Japan Part 6

Day 8 & 9

We had our last free breakfast at the Super Hotel in Kyoto and said goodbye to the quirky little sign in the bathroom:

It should say something like, 'To reduce waste, cleaning staff will only replace empty toilet rolls.'

Then checked-out and took a taxi to the station. To get to Hiroshima, we needed to first take a bullet train to Osaka:

And then changed to another bullet train (because most of the bullet trains we could ride on our railpass coming from Tokyo terminate at Osaka and most of the trains coming from Hakata terminate at Hiroshima).

At Osaka, we hopped on one of the slowest bullet trains that stops at all the stations and had a leisurely journey down to Hiroshima. Because the train was so slow, there were hardly any people on it and M seized the opportunity to take a video of me confessing my sins as a less than exemplary slave girl. He took this video that I uploaded a few months ago, remember?

At one of the many stops I also got off the train and snapped some pics:

A glass hamster box for smokers

Then I bought some drinks to wash down the dorayaki (sweet red bean paste sandwiched between two pancakes) we nibbled on for morning tea:

Apple qoo and low-sugar canned coffee - I haven't seen screw-top cans outside of Japan, have you?

We left our suitcases in coin lockers at the station in Hiroshima – taking only the bare necessities (change of clothes) for our overnight stay on Miyajima island as lugging suitcases around peace park would not be pleasant. We headed first for the peace park and the atomic bomb museum by tram.

You may have seen an email thing going around a while ago about Hiroshima 64 years after the bomb (bustling, bright city) and comparing it to Detroit (derelict, post-apocalyptic). I received it from about four different people. It’s got some very flashy pics like this:

And this:

Unfortunately, this is not Hiroshima. It’s actually photos of Yokohama taken from the Landmark Tower. I lived there for several years and could see these buildings from my lounge room window so I did find it amusing. Hiroshima is not quite as flashy as this, but it’s still a very large city of  about 3 million people and if the peace park and a-bomb dome weren’t there, you’d never know anything happened.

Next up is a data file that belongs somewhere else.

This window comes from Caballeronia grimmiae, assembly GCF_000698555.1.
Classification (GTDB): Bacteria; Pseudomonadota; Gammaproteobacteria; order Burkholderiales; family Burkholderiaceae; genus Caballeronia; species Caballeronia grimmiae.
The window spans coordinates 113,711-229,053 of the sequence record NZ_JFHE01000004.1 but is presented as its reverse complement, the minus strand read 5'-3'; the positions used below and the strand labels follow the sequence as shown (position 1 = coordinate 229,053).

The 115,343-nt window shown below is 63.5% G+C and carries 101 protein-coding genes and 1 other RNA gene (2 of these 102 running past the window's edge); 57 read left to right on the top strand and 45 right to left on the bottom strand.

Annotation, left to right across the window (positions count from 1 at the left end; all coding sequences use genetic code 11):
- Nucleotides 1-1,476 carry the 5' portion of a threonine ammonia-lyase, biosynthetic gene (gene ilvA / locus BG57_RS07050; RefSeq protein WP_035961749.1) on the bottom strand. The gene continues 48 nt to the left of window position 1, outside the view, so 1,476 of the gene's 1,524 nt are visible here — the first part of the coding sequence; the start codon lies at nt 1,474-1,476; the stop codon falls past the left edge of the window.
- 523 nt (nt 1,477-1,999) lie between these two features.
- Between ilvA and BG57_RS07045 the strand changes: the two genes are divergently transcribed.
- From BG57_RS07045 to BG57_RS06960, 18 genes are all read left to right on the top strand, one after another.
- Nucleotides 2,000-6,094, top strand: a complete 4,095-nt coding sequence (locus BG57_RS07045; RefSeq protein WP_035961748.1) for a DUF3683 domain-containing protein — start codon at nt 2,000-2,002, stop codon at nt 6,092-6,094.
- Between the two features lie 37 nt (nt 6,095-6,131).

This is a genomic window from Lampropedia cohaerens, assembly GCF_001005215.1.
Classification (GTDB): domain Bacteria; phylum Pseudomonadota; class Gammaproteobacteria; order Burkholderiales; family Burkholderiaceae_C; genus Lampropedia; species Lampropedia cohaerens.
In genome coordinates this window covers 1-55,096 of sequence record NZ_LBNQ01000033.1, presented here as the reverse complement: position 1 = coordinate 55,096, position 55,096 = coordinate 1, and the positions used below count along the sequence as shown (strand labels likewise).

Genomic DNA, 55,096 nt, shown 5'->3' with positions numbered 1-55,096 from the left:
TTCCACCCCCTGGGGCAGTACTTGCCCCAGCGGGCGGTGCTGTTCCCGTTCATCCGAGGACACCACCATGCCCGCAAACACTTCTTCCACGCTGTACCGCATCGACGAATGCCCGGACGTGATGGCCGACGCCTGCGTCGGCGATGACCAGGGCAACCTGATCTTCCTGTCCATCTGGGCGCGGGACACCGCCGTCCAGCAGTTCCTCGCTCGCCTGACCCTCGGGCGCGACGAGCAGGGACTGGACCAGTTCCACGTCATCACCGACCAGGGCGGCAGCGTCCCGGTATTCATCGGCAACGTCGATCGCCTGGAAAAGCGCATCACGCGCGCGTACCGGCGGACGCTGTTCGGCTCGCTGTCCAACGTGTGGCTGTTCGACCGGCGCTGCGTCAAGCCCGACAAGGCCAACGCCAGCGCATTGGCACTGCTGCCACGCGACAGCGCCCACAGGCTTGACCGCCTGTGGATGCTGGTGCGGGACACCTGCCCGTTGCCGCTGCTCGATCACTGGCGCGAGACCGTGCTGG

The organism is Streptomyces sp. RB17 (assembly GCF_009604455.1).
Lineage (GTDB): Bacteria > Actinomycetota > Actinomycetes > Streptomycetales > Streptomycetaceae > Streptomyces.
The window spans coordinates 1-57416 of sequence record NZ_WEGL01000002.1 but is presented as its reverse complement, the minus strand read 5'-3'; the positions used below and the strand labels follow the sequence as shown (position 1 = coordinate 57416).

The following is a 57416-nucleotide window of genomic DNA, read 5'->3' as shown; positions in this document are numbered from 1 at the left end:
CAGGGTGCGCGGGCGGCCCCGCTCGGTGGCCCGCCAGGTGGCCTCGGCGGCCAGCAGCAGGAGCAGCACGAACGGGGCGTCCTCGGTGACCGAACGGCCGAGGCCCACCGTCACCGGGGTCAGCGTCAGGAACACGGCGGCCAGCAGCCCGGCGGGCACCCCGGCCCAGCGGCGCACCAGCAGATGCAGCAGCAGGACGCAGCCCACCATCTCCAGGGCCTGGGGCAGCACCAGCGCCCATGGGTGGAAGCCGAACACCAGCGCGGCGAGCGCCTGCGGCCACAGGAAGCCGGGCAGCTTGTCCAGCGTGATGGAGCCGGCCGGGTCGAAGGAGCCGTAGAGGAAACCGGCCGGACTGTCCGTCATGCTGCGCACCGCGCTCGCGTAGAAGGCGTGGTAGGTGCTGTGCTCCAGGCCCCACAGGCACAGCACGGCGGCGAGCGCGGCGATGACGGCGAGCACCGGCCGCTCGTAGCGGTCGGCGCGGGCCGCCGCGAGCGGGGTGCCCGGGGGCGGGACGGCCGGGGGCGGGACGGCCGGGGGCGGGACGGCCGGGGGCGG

Getting off the tram at the peace park stop, the first thing you see is the very famous a-bomb dome:

Just a few metres away from this is where the Shima hospital was, which was the actual epicentre.

The park was filled with families enjoying the cherry blossoms and the mild weather. We strolled over to the museum and had a look through the displays and items on display like the famous brick wall with the imprint of a crouching person burned into it and the wristwatch that stopped as the bomb exploded at 8:15am:

I’d been to the museum about 10 years before and I remembered some disturbing body parts and things on display at that time, but they seem to have removed them (thank god…)

After our sobering experience, we wandered down a nearby shopping arcade in search of a place to grab some lunch and M ended up chasing after some girls in lolita costumes and it was about the fastest I’ve ever seen him move…

We were aiming for an okonomiyaki (often called a ‘Japanese pancake’) experience as that’s what you have to have when you go to Hiroshima. I got a bit lost wandering the back streets:

Causing M to have an explosion along the lines of ,’Where the fuck is this place because I’m not walking any further!!!’ but we eventually found it and headed in for a late lunch.

Hiroshima-style okonomiyaki involves sandwiching egg noodles, cabbage, sprouts & usually pork or seafood between a thin layer of egg and batter and topping with sauce, mayo and seaweed powder:

Before sauce, mayo & other toppings were added

After lunch it was time to head back to the station and catch a local train down to the port so we could catch the ferry over to Miyajima island.

I’d booked us a night on the island at what I like to call ‘as-close-as-traditional-style-accommodation-as-I-could-get-without-the-need-for-sleeping-and-eating-on-the-floor ‘ a.k.a. The Kinsui Villa. All accommodation on the island is quite pricey (unless you go for hostels or places half-way up the mountain) and after trolling the internet for quite a while, I managed to find a plan on a Japanese travel site that fell within my budget. Funnily enough, it was an enmusubi plan that is designed to ‘bring couples together’ and included some sparkling wine, two charms for ‘relationship luck’, a souvenir photo and a map of the ‘love hot spots’ on the island along with the usual dinner & breakfast.